Figuration, the body, and representation


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Amy Sherald, <em>Precious Jewels by the Sea</em>
Amy Sherald, Precious Jewels by the Sea

This monumental painting of Black people at the beach speaks to a dearth of Black figures in the art history canon

Louise Bourgeois, <i>Maman</i>
Louise Bourgeois, Maman

At more than thirty feet tall, this work is an homage to the artist's mother as a spider that towers above all the rest

Michelle Browder, <i>Mothers of Gynecology</i>
Michelle Browder, Mothers of Gynecology

This memorial honors three women who were victims of medical experimentation by the "father of gynecology"

Kehinde Wiley, <em>Rumors of War</em>
Kehinde Wiley, Rumors of War

A monumental solution, rethinking the sculpture of Richmond

Will Wilson, Critical Indigenous Photographic Exchange
Will Wilson, Critical Indigenous Photographic Exchange

Referencing the photographs of Edward Curtis, Wilson intends to produce a contemporary visual reimagining of Native American culture through his photographs.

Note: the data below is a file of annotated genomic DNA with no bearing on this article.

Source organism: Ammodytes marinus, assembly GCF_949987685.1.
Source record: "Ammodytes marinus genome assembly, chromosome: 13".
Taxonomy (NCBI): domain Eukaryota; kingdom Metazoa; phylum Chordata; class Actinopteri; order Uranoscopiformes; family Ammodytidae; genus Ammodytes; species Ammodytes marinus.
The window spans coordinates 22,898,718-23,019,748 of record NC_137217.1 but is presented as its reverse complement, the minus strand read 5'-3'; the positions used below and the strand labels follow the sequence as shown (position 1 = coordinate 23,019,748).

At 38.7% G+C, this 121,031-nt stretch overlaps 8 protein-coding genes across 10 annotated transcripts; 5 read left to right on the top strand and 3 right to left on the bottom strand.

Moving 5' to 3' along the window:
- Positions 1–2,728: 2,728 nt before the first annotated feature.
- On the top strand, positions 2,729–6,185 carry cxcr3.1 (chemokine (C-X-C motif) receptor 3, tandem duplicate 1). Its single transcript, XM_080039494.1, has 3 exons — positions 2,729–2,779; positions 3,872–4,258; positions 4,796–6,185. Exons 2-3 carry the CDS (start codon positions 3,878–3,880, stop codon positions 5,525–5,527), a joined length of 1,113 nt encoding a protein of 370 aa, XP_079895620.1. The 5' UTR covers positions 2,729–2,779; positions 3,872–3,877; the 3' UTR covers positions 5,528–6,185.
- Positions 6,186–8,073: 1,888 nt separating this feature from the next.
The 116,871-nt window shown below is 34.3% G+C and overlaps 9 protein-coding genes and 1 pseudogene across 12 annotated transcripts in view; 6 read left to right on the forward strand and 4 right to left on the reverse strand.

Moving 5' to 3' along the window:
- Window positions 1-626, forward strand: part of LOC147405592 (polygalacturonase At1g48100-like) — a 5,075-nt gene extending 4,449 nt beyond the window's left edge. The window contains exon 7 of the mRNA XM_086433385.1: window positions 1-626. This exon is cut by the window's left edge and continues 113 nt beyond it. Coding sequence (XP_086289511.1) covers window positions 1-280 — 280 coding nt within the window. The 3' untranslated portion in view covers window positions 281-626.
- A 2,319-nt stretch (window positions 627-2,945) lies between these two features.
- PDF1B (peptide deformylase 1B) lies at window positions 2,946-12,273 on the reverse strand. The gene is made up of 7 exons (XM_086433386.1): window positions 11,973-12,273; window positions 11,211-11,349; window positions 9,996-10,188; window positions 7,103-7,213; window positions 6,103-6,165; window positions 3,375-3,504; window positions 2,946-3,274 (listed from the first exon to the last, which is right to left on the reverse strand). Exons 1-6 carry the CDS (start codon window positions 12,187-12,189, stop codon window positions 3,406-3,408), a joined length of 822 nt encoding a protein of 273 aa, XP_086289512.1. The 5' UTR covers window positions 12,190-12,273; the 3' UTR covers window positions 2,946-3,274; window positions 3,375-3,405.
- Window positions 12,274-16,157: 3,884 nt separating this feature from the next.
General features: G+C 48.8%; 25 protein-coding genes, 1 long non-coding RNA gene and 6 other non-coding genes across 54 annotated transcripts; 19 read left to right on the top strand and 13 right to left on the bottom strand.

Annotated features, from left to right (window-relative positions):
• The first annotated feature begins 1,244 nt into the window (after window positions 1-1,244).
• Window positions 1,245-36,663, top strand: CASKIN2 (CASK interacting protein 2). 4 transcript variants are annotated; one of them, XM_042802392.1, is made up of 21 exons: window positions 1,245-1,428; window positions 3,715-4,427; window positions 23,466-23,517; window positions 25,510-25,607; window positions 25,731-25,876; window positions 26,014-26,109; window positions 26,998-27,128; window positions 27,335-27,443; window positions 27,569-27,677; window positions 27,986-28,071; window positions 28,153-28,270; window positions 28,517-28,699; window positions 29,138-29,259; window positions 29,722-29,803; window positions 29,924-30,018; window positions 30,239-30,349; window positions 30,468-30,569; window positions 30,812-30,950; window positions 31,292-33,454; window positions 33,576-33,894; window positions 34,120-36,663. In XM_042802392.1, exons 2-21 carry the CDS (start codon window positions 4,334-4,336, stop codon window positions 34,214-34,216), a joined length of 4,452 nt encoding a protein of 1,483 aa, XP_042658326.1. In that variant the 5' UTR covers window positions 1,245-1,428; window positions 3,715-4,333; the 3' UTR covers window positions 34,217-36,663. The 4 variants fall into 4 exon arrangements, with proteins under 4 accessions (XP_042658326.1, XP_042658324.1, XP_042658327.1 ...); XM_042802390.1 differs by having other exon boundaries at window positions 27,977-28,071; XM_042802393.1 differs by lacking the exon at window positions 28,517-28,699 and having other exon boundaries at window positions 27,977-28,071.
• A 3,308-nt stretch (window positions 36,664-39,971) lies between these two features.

Takashi Murakami
Takashi Murakami

In his New York City studio, Takashi Murakami discusses his three-decades-long practice in which he blends traditional and modern art techniques to create enormous paintings with a visual power unmatched in contemporary art.

Figures & Fictions: Santu Mofokeng
Figures & Fictions: Santu Mofokeng

Mofokeng lives in Johannesburg where he began his career as a photojournalist, but has long been engaged with the poetic and symbolic potential of black and white photography.

Catherine Opie, <em>Self-Portrait/Cutting</em>
Catherine Opie, Self-Portrait/Cutting

Opie has been using photography as a means of self-expression—and making friends through taking their portraits—since age nine.

Shirin Neshat, ‘Dreams Are Where Our Fears Live’
Shirin Neshat, ‘Dreams Are Where Our Fears Live’

Iranian visual artist Shirin Neshat uses film, video, and photography to explore issues of gender and identity, with a particular focus on women's relationships with religious cultural systems of Islam.

Stefanie Jackson, <em>Bluest Eye</em>
Stefanie Jackson, Bluest Eye

Taking its name from Toni Morrison's debut novel, this painting shows the clash of innocence and the adult violence of bigotry and hatred.

Identity Politics: From the Margins to the Mainstream
Identity Politics: From the Margins to the Mainstream

As the ideas and perspectives from non-white artists, queer artists, and those with other intersectional identities were given space in the museum throughout the 1990s, the terrain of art history began to shift as well.

Selected Contributors